View attachment 2889308



View attachment 2889309

View attachment 2889311
The difference between a good one and a crappy on is only about $5, but you’d never know if you don’t compare.

Excellent point. The difference between the thermostat from Napa (left) and what I removed (right) is pretty significant. Presumably the one on the left is 30 years newer, but definitely worried about fit now.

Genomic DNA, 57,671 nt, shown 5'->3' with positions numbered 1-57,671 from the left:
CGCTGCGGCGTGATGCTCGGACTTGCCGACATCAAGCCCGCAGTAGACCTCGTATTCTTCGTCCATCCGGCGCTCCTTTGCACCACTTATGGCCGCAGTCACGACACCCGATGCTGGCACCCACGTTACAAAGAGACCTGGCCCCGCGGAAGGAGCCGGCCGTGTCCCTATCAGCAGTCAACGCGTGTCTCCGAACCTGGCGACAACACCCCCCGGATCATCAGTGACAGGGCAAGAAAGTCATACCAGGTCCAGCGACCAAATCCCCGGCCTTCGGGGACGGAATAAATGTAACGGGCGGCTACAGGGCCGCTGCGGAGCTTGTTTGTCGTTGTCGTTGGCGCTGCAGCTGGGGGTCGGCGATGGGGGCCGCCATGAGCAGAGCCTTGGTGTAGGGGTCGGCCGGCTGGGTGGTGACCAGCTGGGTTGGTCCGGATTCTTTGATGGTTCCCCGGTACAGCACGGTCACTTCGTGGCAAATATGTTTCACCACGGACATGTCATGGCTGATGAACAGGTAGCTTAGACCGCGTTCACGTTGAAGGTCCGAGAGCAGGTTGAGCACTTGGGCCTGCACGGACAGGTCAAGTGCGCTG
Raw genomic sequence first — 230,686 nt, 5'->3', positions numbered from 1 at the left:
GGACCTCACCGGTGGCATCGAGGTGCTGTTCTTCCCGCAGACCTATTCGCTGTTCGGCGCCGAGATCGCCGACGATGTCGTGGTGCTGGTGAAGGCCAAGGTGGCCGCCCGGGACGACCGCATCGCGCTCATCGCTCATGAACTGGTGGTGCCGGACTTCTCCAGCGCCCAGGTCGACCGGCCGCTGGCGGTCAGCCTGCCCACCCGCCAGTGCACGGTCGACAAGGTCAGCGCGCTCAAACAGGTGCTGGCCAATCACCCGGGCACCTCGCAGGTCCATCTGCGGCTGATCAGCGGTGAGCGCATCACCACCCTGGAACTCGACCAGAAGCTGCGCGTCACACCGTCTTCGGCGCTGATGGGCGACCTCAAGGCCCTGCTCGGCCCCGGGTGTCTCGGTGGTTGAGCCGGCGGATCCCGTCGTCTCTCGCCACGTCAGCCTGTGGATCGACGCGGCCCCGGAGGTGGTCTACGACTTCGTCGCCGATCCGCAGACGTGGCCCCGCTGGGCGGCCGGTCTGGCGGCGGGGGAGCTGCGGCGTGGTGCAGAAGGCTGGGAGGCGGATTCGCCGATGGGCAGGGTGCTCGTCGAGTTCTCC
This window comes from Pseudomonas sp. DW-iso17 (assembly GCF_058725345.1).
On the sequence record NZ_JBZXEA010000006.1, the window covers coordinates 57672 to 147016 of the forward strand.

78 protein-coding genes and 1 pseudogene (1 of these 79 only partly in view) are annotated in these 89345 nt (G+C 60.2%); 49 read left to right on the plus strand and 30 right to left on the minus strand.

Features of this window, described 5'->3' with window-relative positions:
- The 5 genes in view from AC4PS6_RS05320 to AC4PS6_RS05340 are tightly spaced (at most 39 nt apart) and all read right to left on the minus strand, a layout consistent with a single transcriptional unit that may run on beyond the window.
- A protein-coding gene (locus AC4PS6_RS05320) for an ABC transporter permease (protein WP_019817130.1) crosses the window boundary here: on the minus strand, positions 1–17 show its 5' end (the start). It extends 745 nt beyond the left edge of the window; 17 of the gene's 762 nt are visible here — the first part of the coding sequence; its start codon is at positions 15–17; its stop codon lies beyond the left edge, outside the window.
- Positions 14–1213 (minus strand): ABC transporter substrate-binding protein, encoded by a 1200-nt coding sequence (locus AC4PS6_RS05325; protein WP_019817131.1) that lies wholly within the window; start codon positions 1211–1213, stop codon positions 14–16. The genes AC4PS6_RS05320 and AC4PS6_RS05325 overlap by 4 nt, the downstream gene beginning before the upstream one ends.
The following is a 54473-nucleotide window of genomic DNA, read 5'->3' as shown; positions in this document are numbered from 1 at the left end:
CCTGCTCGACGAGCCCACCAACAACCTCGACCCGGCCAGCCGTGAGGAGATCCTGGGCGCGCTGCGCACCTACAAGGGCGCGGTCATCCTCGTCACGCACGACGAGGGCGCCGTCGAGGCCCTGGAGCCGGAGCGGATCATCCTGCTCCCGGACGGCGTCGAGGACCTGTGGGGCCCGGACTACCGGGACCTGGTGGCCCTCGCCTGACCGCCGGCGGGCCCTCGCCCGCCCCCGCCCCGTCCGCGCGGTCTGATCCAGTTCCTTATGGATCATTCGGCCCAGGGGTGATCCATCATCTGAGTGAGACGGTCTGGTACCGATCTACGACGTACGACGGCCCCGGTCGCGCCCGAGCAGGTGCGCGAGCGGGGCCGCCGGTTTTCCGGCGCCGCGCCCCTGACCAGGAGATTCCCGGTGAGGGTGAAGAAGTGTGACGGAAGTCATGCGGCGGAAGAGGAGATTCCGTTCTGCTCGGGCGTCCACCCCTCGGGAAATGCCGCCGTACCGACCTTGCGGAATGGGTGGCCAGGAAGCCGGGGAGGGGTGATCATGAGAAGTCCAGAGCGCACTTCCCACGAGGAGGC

A61BF4E0-AD20-4F54-BF64-1C04B59C78EB.jpeg
 
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Been a long time since I regularly tried to work on my own vehicle (which was a 71 bug in high school), but thanks to all of the input here I was able to get this all sorted out.

Had to get the bolts from Toyota, so decided to go with the OEM thermostat after comparing the two.

Was pretty straightforward putting it all back together, and after 20 minutes of idling and a driving around the block a few times, no leaks, temp seems about right, and that heater had me rolling the window down.